Many human infections are caused by either bacteria or viruses. Bacteria are tiny single-celled organisms, thought by some researchers to be related to plants. They are among the most successful life forms on the planet, and range in habitat from ice slopes to deserts.
Bacteria can be beneficial – for instance, gut bacteria help us to digest food – but some are responsible for a range of infections. These disease-causing varieties are called pathogenic bacteria. Many bacterial infections can be treated successfully with appropriate antibiotics, although antibiotic-resistant strains are beginning to emerge. Immunisation is available to prevent many important bacterial diseases.
A virus is an even smaller micro-organism that can only reproduce inside a host’s living cell. It is very difficult to kill a virus. That’s why some of the most serious communicable diseases known to medical science are viral in origin.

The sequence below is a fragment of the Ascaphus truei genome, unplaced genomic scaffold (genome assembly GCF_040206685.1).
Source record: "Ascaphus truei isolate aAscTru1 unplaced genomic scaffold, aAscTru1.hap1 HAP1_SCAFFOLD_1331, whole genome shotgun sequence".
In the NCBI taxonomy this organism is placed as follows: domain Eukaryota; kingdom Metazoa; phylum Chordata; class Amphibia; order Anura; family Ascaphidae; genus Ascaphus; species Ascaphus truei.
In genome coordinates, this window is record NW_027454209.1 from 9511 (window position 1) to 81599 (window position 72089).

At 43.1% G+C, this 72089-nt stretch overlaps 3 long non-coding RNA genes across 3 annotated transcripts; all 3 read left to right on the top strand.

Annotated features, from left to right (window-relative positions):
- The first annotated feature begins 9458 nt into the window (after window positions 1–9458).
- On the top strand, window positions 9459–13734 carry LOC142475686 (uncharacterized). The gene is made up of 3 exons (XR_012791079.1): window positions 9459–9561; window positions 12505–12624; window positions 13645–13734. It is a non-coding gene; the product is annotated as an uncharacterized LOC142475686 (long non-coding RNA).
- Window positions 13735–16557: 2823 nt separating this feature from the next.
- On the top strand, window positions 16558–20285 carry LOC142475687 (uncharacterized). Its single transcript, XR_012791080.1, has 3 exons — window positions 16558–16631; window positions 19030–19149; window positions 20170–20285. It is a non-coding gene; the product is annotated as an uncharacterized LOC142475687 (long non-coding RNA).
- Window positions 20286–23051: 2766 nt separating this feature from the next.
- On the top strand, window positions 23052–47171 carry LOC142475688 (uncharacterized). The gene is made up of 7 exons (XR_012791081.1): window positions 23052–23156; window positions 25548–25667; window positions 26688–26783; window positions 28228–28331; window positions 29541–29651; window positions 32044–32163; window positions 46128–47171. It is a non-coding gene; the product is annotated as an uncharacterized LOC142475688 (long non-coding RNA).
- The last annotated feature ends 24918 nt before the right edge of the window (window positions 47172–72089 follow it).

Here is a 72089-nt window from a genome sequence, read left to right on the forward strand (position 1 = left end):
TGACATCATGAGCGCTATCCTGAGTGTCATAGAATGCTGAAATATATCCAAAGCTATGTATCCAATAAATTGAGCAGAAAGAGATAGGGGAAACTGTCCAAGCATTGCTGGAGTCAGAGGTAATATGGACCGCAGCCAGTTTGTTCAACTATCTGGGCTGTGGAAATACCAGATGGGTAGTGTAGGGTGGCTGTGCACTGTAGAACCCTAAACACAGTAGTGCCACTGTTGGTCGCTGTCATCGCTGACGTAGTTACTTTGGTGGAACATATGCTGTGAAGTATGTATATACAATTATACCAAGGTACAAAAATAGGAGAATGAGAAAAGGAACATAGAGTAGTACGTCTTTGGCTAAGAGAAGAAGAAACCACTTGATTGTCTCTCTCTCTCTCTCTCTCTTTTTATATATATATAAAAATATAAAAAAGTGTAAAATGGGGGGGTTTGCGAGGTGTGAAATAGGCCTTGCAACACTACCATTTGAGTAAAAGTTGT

How bacteria and viruses enter the body
To cause disease, pathogenic bacteria must gain access into the body. The range of access routes for bacteria includes:⇔ Cuts
⇔ Contaminated food or water
⇔ Close contact with an infected person
⇔ Contact with the faeces of an infected person
⇔ Breathing in the exhaled droplets when an infected person coughs or sneezes